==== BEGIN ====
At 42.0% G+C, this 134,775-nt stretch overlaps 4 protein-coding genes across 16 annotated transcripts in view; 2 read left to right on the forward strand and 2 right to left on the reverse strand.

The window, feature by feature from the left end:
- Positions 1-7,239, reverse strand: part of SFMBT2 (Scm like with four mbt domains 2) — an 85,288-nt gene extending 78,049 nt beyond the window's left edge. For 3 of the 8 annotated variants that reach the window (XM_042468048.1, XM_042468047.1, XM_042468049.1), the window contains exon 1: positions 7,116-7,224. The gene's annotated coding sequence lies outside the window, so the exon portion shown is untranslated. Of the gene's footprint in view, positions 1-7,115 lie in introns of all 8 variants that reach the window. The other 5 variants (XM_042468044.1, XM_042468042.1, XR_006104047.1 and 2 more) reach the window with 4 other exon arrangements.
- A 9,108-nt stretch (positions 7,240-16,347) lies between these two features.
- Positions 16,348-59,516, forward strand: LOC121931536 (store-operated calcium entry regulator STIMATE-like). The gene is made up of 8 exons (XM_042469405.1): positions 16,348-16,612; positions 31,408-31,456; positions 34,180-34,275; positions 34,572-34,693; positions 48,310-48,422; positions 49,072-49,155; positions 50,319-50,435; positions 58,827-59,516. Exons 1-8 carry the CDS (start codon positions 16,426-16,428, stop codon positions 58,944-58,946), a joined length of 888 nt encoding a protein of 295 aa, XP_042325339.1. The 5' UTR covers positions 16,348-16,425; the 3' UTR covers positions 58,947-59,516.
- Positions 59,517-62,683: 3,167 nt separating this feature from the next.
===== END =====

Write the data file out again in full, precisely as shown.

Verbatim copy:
At 42.0% G+C, this 134,775-nt stretch overlaps 4 protein-coding genes across 16 annotated transcripts in view; 2 read left to right on the forward strand and 2 right to left on the reverse strand.

The window, feature by feature from the left end:
- Positions 1-7,239, reverse strand: part of SFMBT2 (Scm like with four mbt domains 2) — an 85,288-nt gene extending 78,049 nt beyond the window's left edge. For 3 of the 8 annotated variants that reach the window (XM_042468048.1, XM_042468047.1, XM_042468049.1), the window contains exon 1: positions 7,116-7,224. The gene's annotated coding sequence lies outside the window, so the exon portion shown is untranslated. Of the gene's footprint in view, positions 1-7,115 lie in introns of all 8 variants that reach the window. The other 5 variants (XM_042468044.1, XM_042468042.1, XR_006104047.1 and 2 more) reach the window with 4 other exon arrangements.
- A 9,108-nt stretch (positions 7,240-16,347) lies between these two features.
- Positions 16,348-59,516, forward strand: LOC121931536 (store-operated calcium entry regulator STIMATE-like). The gene is made up of 8 exons (XM_042469405.1): positions 16,348-16,612; positions 31,408-31,456; positions 34,180-34,275; positions 34,572-34,693; positions 48,310-48,422; positions 49,072-49,155; positions 50,319-50,435; positions 58,827-59,516. Exons 1-8 carry the CDS (start codon positions 16,426-16,428, stop codon positions 58,944-58,946), a joined length of 888 nt encoding a protein of 295 aa, XP_042325339.1. The 5' UTR covers positions 16,348-16,425; the 3' UTR covers positions 58,947-59,516.
- Positions 59,517-62,683: 3,167 nt separating this feature from the next.